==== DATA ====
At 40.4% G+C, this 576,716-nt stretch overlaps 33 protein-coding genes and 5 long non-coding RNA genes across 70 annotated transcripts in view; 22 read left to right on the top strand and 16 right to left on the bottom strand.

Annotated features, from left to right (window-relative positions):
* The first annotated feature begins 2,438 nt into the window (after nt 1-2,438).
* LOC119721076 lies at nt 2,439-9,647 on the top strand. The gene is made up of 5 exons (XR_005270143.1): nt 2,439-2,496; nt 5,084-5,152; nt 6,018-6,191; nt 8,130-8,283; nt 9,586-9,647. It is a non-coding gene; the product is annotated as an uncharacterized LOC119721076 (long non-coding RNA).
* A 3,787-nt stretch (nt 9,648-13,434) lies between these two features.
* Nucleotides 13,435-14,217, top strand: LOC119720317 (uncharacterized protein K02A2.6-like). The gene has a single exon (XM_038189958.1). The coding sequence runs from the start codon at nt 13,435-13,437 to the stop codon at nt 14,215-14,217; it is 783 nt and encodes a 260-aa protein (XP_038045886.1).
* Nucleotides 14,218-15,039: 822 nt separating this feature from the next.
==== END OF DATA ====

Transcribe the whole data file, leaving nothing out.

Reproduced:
At 40.4% G+C, this 576,716-nt stretch overlaps 33 protein-coding genes and 5 long non-coding RNA genes across 70 annotated transcripts in view; 22 read left to right on the top strand and 16 right to left on the bottom strand.

Annotated features, from left to right (window-relative positions):
* The first annotated feature begins 2,438 nt into the window (after nt 1-2,438).
* LOC119721076 lies at nt 2,439-9,647 on the top strand. The gene is made up of 5 exons (XR_005270143.1): nt 2,439-2,496; nt 5,084-5,152; nt 6,018-6,191; nt 8,130-8,283; nt 9,586-9,647. It is a non-coding gene; the product is annotated as an uncharacterized LOC119721076 (long non-coding RNA).
* A 3,787-nt stretch (nt 9,648-13,434) lies between these two features.
* Nucleotides 13,435-14,217, top strand: LOC119720317 (uncharacterized protein K02A2.6-like). The gene has a single exon (XM_038189958.1). The coding sequence runs from the start codon at nt 13,435-13,437 to the stop codon at nt 14,215-14,217; it is 783 nt and encodes a 260-aa protein (XP_038045886.1).
* Nucleotides 14,218-15,039: 822 nt separating this feature from the next.